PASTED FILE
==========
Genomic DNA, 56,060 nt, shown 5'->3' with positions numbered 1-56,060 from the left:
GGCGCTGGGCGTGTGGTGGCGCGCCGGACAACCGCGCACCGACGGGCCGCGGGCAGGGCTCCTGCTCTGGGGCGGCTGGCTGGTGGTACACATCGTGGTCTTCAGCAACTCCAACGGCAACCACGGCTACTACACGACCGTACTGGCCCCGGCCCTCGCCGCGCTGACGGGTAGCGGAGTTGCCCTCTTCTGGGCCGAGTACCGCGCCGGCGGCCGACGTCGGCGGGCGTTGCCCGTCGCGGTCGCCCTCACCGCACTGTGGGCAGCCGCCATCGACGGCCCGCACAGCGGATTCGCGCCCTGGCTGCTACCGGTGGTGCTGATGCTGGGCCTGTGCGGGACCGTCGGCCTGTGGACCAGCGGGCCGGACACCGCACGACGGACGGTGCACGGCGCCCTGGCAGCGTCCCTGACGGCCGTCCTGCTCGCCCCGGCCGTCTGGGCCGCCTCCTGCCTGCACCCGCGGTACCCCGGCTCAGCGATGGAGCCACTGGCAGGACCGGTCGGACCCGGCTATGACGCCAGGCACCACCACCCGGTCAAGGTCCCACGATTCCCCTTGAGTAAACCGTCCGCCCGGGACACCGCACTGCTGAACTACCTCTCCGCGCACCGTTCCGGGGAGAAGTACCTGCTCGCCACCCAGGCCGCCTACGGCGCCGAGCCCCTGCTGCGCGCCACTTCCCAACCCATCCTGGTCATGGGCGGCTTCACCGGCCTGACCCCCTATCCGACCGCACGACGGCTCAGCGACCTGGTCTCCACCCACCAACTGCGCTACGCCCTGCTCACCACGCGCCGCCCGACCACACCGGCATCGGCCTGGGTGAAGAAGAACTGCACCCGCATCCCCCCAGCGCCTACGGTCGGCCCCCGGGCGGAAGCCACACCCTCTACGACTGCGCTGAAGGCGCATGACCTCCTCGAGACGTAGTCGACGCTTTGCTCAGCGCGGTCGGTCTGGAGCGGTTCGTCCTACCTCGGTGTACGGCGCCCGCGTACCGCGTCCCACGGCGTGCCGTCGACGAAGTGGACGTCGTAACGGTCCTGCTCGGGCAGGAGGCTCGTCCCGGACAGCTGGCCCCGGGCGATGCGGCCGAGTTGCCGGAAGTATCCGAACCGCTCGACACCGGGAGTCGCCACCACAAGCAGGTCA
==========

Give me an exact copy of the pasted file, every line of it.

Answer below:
Genomic DNA, 56,060 nt, shown 5'->3' with positions numbered 1-56,060 from the left:
GGCGCTGGGCGTGTGGTGGCGCGCCGGACAACCGCGCACCGACGGGCCGCGGGCAGGGCTCCTGCTCTGGGGCGGCTGGCTGGTGGTACACATCGTGGTCTTCAGCAACTCCAACGGCAACCACGGCTACTACACGACCGTACTGGCCCCGGCCCTCGCCGCGCTGACGGGTAGCGGAGTTGCCCTCTTCTGGGCCGAGTACCGCGCCGGCGGCCGACGTCGGCGGGCGTTGCCCGTCGCGGTCGCCCTCACCGCACTGTGGGCAGCCGCCATCGACGGCCCGCACAGCGGATTCGCGCCCTGGCTGCTACCGGTGGTGCTGATGCTGGGCCTGTGCGGGACCGTCGGCCTGTGGACCAGCGGGCCGGACACCGCACGACGGACGGTGCACGGCGCCCTGGCAGCGTCCCTGACGGCCGTCCTGCTCGCCCCGGCCGTCTGGGCCGCCTCCTGCCTGCACCCGCGGTACCCCGGCTCAGCGATGGAGCCACTGGCAGGACCGGTCGGACCCGGCTATGACGCCAGGCACCACCACCCGGTCAAGGTCCCACGATTCCCCTTGAGTAAACCGTCCGCCCGGGACACCGCACTGCTGAACTACCTCTCCGCGCACCGTTCCGGGGAGAAGTACCTGCTCGCCACCCAGGCCGCCTACGGCGCCGAGCCCCTGCTGCGCGCCACTTCCCAACCCATCCTGGTCATGGGCGGCTTCACCGGCCTGACCCCCTATCCGACCGCACGACGGCTCAGCGACCTGGTCTCCACCCACCAACTGCGCTACGCCCTGCTCACCACGCGCCGCCCGACCACACCGGCATCGGCCTGGGTGAAGAAGAACTGCACCCGCATCCCCCCAGCGCCTACGGTCGGCCCCCGGGCGGAAGCCACACCCTCTACGACTGCGCTGAAGGCGCATGACCTCCTCGAGACGTAGTCGACGCTTTGCTCAGCGCGGTCGGTCTGGAGCGGTTCGTCCTACCTCGGTGTACGGCGCCCGCGTACCGCGTCCCACGGCGTGCCGTCGACGAAGTGGACGTCGTAACGGTCCTGCTCGGGCAGGAGGCTCGTCCCGGACAGCTGGCCCCGGGCGATGCGGCCGAGTTGCCGGAAGTATCCGAACCGCTCGACACCGGGAGTCGCCACCACAAGCAGGTCA